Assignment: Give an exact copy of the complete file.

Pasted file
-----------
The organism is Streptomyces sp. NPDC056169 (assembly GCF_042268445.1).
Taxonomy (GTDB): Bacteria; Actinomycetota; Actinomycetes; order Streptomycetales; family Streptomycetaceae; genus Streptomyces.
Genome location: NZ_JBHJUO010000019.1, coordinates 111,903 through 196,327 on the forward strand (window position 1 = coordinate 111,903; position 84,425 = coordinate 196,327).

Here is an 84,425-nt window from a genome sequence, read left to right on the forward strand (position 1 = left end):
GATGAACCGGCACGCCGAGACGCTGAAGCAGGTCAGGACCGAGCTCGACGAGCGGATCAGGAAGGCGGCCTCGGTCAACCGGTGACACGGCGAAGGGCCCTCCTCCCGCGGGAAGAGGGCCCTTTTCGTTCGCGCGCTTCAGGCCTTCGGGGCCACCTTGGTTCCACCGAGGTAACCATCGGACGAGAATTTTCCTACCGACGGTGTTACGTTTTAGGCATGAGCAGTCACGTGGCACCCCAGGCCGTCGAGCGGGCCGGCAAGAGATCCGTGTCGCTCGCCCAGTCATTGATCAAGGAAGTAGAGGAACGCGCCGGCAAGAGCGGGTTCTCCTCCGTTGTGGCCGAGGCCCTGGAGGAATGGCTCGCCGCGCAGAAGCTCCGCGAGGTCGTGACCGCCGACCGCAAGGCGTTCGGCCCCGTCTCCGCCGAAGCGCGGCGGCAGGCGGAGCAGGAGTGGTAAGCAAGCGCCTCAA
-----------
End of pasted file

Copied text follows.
The organism is Streptomyces sp. NPDC056169 (assembly GCF_042268445.1).
Taxonomy (GTDB): Bacteria; Actinomycetota; Actinomycetes; order Streptomycetales; family Streptomycetaceae; genus Streptomyces.
Genome location: NZ_JBHJUO010000019.1, coordinates 111,903 through 196,327 on the forward strand (window position 1 = coordinate 111,903; position 84,425 = coordinate 196,327).

Here is an 84,425-nt window from a genome sequence, read left to right on the forward strand (position 1 = left end):
GATGAACCGGCACGCCGAGACGCTGAAGCAGGTCAGGACCGAGCTCGACGAGCGGATCAGGAAGGCGGCCTCGGTCAACCGGTGACACGGCGAAGGGCCCTCCTCCCGCGGGAAGAGGGCCCTTTTCGTTCGCGCGCTTCAGGCCTTCGGGGCCACCTTGGTTCCACCGAGGTAACCATCGGACGAGAATTTTCCTACCGACGGTGTTACGTTTTAGGCATGAGCAGTCACGTGGCACCCCAGGCCGTCGAGCGGGCCGGCAAGAGATCCGTGTCGCTCGCCCAGTCATTGATCAAGGAAGTAGAGGAACGCGCCGGCAAGAGCGGGTTCTCCTCCGTTGTGGCCGAGGCCCTGGAGGAATGGCTCGCCGCGCAGAAGCTCCGCGAGGTCGTGACCGCCGACCGCAAGGCGTTCGGCCCCGTCTCCGCCGAAGCGCGGCGGCAGGCGGAGCAGGAGTGGTAAGCAAGCGCCTCAA